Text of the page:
The HEC ranking is made on the basis of five components or criterion, namely Quality Assurance, Teaching ‘quality, Research, Finance and Facilities and Social Integration or participation in community development activities. Out of these, research caries much weight, that is 41% marks compared to 15 percent marks for quality assurance, 30 for teaching quality, 10 for finances and 4 for community participation. This ranking does not provide any information regarding the comparison of Pakistani universities with other universities around the world or within the region; the objective the HEC was established to achieve.
Luckily, we have some other sources of information to check how our universities have performed in comparison with other universities at regional or international level. In Table 1, there is data from organisations that work on collecting information on research productivity in terms of publications and international ranking agencies. Last two columns of the table give total number of articles published by all universities in Pakistan from 2005 to 20015 in ISI indexed journals and articles per university. It is encouraging to note that the number of research articles published in ISI indexed journals have progressively increased, but detailed analysis reveals that it is because of the substantial contribution made by a few top universities. Rest of the universities are working way below their potential.
Second indicator is international ranking which is done by eight different agencies around the world using a different set of criterion and thus yielding different results. That is why during the past few years, many universities in Pakistan claimed their top position in Pakistan because they were using results announced by different agencies. However, the most favoured and widely used ranking is the one made by a London-based organisation known as QS World Universities Ranking. Recently, it has started announcing a regional ranking list as well. In QS World Ranking 2015, not a single Pakistani university was able to find its place, although there was one in 2011 and 2012 rankings. However, the Table 2 below clearly reveals how the performance of Pakistani universities in 2015 has regressed from that in 2011. It is interesting, however, that in Asian ranking where a somewhat different criterion is used, there are 10 Pakistani universities in a list of top 300. However, it will be interesting to note that Malaysia, Thailand and South Korea which had almost same per capita income in mid 1960s, have 21, 11 and 45 universities respectively among top 300 in Asia while India has 17.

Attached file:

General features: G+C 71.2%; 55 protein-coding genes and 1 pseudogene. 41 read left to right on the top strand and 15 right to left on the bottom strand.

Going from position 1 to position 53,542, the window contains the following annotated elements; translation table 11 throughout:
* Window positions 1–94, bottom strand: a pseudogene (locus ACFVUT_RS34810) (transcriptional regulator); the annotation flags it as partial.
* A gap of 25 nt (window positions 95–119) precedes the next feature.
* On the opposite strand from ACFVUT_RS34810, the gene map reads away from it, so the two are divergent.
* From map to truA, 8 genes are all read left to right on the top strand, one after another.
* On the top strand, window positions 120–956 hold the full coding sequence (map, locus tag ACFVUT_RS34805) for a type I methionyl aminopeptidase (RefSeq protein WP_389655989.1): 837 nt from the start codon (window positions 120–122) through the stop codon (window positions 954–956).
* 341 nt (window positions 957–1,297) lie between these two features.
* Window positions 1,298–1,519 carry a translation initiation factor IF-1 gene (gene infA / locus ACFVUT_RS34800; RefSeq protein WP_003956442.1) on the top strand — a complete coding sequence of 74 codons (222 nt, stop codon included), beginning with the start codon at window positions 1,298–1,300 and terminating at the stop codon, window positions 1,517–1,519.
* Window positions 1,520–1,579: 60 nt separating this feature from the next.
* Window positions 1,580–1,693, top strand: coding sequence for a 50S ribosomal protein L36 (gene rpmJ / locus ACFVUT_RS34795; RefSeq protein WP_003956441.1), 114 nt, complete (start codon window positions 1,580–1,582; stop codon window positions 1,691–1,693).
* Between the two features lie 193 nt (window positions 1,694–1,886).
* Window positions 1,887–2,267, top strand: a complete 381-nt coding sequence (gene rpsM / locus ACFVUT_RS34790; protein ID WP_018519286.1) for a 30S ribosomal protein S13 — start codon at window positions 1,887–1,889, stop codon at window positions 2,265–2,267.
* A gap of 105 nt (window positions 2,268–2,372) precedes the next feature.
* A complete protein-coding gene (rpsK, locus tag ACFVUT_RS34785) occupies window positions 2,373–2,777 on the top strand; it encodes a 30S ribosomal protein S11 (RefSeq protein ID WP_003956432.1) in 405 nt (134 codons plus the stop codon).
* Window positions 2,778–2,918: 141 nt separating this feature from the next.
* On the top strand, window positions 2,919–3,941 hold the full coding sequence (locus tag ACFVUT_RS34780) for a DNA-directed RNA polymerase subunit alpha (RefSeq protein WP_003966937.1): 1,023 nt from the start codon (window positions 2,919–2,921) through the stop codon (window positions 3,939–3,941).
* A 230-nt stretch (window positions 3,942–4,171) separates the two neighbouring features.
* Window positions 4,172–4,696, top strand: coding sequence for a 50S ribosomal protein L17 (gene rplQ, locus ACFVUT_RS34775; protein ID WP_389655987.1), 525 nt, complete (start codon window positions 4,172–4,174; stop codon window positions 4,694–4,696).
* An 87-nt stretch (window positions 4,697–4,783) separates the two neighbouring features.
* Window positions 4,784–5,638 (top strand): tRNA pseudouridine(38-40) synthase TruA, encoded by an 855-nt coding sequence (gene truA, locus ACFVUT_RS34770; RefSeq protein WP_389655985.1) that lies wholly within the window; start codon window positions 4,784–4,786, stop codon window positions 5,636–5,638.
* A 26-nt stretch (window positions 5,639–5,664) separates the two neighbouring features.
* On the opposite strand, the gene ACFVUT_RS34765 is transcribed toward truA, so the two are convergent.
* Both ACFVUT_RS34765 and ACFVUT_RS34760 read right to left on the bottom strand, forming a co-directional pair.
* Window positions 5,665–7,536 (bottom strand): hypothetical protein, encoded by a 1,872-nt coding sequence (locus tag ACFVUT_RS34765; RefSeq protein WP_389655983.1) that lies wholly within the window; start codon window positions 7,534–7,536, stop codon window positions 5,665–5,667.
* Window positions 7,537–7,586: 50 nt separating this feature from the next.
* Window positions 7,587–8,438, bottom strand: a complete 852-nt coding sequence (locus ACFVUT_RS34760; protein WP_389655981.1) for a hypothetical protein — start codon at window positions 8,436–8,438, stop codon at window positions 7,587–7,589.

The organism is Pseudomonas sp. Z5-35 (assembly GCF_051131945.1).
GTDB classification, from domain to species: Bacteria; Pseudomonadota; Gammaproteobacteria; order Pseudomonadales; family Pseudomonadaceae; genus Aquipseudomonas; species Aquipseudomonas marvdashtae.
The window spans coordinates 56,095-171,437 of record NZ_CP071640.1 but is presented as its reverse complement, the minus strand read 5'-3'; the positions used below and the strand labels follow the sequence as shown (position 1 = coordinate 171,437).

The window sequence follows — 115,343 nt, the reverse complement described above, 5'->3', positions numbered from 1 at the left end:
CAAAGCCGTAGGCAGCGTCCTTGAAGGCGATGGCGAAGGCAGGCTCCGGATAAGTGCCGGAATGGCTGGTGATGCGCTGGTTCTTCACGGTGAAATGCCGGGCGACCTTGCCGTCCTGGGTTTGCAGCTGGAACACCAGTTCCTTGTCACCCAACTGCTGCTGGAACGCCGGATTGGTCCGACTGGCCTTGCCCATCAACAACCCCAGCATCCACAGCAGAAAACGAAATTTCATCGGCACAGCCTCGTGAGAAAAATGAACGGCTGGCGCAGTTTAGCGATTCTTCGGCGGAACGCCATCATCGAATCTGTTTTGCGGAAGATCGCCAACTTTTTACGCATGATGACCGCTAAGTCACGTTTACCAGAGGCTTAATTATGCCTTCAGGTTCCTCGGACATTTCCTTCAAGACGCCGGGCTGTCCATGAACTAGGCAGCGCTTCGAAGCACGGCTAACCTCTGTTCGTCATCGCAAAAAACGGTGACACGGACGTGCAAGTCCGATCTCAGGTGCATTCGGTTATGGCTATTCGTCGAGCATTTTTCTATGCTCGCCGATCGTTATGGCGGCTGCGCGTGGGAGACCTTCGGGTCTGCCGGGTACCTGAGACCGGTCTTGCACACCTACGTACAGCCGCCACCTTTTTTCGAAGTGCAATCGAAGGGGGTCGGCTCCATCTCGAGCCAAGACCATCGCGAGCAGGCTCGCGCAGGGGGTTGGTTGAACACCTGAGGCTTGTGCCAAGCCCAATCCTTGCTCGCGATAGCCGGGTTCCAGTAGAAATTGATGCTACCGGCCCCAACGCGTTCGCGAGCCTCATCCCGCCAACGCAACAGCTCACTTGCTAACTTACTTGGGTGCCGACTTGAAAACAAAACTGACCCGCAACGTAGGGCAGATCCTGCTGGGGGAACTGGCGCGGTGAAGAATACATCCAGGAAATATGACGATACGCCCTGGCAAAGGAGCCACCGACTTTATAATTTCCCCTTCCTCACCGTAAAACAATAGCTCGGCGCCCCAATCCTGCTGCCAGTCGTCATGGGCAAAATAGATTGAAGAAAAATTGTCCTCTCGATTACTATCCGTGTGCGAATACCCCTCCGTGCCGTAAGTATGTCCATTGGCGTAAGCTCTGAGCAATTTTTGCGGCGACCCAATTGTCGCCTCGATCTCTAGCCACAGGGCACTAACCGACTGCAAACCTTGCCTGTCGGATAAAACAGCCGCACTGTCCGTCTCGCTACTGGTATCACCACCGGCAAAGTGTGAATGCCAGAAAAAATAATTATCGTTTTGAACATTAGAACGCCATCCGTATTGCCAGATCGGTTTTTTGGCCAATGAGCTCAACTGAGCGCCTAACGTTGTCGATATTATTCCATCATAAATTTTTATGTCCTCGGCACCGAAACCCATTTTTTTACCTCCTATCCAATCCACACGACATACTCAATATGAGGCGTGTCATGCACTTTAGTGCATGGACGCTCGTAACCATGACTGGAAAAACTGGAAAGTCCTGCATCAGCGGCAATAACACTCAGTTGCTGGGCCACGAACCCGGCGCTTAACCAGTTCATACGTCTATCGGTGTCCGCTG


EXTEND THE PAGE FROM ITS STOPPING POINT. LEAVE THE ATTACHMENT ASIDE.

It can be said that the HEC was established to achieve two objectives: expanding higher education opportunities for wider public; and improving the quality of higher education to achieve societal need of developing knowledge economy. Although the HEC has been able to achieve the first objective of expansion in higher education but a lot still needs to be done in enhancing the quality of teaching and learning and research productivity. The HEC could not adopt or develop any measure to assess quality of teaching and learning within public and private sector universities. There is a need to follow a rigorous policy and to develop an effective mechanism and instrument to monitor the quality of higher education in the country beyond bibliometrics.
Serious efforts are also needed to develop a culture of research within the universities by promoting cooperation and collaboration not only between different faculties within the university but also among the universities across Pakistan as well as abroad.
At present, Pakistan is confronted with myriad of social problems. It is disheartening to note that there is dearth of research on those issues. Universities do not function in social vacuum. Universities need to be responsive to the issues and problems affecting the society, research these problems empirically and propose viable solutions for these problems. Last, but not the least, the Ministry of Federal Education and Professional Training should seriously think to establish an organisation or mechanism to carry out evaluative ranking exercise outside the ambit of HEC, as it is undesirable that ranking is done by the same institution which is responsible for execution of the policies.
By: (Prof Dr Hafiz Muhammad Iqbal)
Courtesy: Pakistan Today